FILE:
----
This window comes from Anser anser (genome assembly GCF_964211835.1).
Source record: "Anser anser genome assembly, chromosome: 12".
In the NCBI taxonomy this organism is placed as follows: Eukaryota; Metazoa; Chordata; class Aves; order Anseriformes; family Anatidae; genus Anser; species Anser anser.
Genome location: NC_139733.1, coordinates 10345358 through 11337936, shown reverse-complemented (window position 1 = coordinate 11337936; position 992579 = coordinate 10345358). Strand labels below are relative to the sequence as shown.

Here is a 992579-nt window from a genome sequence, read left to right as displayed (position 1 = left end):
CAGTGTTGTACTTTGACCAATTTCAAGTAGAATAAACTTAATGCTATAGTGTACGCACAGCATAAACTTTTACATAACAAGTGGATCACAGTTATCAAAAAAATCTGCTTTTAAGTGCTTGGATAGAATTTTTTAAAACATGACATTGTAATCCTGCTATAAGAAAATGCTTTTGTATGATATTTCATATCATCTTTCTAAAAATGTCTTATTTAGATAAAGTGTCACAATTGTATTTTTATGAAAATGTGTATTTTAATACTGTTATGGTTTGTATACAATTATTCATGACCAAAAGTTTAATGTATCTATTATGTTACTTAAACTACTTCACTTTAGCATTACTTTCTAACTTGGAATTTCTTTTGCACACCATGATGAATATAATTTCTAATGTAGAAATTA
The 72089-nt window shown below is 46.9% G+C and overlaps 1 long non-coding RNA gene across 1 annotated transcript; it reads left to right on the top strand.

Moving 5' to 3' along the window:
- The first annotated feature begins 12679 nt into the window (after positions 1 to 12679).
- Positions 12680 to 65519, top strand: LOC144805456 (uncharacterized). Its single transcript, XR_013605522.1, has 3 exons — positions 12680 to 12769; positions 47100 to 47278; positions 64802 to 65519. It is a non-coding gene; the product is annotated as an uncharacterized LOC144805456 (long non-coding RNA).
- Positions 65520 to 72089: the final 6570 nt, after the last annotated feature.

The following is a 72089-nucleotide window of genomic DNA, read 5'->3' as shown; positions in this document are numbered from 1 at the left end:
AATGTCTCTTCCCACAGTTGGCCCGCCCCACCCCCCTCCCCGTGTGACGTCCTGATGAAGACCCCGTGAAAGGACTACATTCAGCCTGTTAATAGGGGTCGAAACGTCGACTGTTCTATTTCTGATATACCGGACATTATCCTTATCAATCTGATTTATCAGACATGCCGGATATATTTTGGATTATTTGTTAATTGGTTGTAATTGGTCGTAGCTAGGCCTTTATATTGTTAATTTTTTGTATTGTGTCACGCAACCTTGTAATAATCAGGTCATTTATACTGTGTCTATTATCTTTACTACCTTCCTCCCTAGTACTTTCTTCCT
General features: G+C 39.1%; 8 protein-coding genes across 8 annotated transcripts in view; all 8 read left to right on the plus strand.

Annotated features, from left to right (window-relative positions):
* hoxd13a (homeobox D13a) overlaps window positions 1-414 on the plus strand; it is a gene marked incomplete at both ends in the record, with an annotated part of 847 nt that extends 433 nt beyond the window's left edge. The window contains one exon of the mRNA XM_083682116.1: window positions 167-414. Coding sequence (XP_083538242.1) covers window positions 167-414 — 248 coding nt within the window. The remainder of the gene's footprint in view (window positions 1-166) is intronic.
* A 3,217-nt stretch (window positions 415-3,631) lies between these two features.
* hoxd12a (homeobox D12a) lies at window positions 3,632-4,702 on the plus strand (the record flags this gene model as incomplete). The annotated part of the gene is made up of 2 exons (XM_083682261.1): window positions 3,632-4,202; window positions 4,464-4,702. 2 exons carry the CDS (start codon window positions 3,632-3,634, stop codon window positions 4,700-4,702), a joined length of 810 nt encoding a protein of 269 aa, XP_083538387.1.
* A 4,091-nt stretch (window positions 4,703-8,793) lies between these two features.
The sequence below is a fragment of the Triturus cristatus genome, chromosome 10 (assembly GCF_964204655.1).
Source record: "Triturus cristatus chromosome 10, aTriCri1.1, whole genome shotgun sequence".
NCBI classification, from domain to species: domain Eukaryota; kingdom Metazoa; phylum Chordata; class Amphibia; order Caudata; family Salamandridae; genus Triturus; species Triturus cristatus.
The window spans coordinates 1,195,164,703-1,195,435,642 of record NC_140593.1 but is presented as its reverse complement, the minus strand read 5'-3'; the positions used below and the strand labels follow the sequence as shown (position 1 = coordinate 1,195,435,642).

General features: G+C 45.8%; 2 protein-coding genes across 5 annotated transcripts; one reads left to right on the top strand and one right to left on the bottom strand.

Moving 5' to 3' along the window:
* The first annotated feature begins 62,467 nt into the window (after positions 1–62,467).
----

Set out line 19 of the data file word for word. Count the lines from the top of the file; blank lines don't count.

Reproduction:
* A 4,091-nt stretch (window positions 4,703-8,793) lies between these two features.